10. Christina D. Romer and David H. Romer., 1989. "Does Monetary Policy Matter? A New Test in the Spirit of Friedman and Schwartz," Economics Working Papers 89-107, University of California at Berkeley.
  11. Christopher D. Carroll, 2003. "Macroeconomic Expectations of Households and Professional Forecasters," The Quarterly Journal of Economics, Oxford University Press, vol. 118(1), pages 269-298.
  12. V. V. Chari & Patrick J. Kehoe & Ellen R. McGrattan, 2000. "Sticky Price Models of the Business Cycle: Can the Contract Multiplier Solve the Persistence Problem?," Econometrica, Econometric Society, vol. 68(5), pages 1151-1180, September.
  13. Townsend, Robert M, 1983. "Forecasting the Forecasts of Others," Journal of Political Economy, University of Chicago Press, vol. 91(4), pages 546-88, August.
  14. Guido Lorenzoni, 2006. "A Theory of Demand Shocks," NBER Working Papers 12477, National Bureau of Economic Research, Inc.
  15. Ricardo Reis, 2005. "Inattentive Producers," 2005 Meeting Papers 290, Society for Economic Dynamics.
  16. N. Gregory Mankiw & Ricardo Reis & Justin Wolfers, 2004. "Disagreement about Inflation Expectations," NBER Chapters, in: NBER Macroeconomics Annual 2003, Volume 18, pages 209-270 National Bureau of Economic Research, Inc.
  17. Lucas, Robert Jr., 1972. "Expectations and the neutrality of money," Journal of Economic Theory, Elsevier, vol. 4(2), pages 103-124, April.
  18. Yuriy Gorodnichenko, 2008. "Endogenous information, menu costs and inflation persistence," NBER Working Papers 14184, National Bureau of Economic Research, Inc.
  19. Ben S. Bernanke & Ilian Mihov, 1998. "Measuring Monetary Policy," The Quarterly Journal of Economics, Oxford University Press, vol. 113(3), pages 869-902.
  20. Christina D. Romer & David H. Romer, 2003. "A New Measure of Monetary Shocks: Derivation and Implications," NBER Working Papers 9866, National Bureau of Economic Research, Inc.
  21. Sims, Christopher A., 2003. "Implications of rational inattention," Journal of Monetary Economics, Elsevier, vol. 50(3), pages 665-690, April.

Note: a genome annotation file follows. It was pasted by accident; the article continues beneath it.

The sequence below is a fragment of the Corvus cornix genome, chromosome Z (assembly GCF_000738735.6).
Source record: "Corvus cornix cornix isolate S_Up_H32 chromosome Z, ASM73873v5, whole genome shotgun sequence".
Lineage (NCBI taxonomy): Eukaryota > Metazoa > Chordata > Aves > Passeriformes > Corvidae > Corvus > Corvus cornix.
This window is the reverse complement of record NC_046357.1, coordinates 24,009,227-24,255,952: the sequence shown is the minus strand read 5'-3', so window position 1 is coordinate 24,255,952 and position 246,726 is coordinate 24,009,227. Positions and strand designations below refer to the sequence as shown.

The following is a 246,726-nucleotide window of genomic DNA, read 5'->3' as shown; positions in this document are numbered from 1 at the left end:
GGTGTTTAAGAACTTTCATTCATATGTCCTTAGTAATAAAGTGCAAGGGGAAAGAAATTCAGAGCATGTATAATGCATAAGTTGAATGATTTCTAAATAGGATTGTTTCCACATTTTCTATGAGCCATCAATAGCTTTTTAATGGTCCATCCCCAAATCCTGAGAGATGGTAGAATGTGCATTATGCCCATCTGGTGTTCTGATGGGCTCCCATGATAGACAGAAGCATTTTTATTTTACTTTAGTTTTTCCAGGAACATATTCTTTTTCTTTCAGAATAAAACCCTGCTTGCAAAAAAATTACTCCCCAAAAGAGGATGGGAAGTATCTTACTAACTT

22. Khan, Hashmat & Zhu, Zhenhua, 2006. "Estimates of the Sticky-Information Phillips Curve for the United States," Journal of Money, Credit and Banking, Blackwell Publishing, vol. 38(1), pages 195-207, February.
Full references (including those not matched with items on IDEAS)

This item is featured on the following reading lists or Wikipedia pages:

  1. Canadian Macro Study Group

When requesting a correction, please mention this item's handle: RePEc:red:sed007:708. See general information about how to correct material in RePEc.

For technical questions regarding this item, or to correct its authors, title, abstract, bibliographic or download information, contact: (Christian Zimmermann)

If you have authored this item and are not yet registered with RePEc, we encourage you to do it here. This allows to link your profile to this item. It also allows you to accept potential citations to this item that we are uncertain about.

If references are entirely missing, you can add them using this form.

If the full references list an item that is present in RePEc, but the system did not link to it, you can help with this form.

If you know of missing items citing this one, you can help us creating those links by adding the relevant references in the same way as above, for each refering item. If you are a registered author of this item, you may also want to check the "citations" tab in your profile, as there may be some citations waiting for confirmation.

Please note that corrections may take a couple of weeks to filter through the various RePEc services.

This information is provided to you by IDEAS at the Research Division of the Federal Reserve Bank of St. Louis using RePEc data.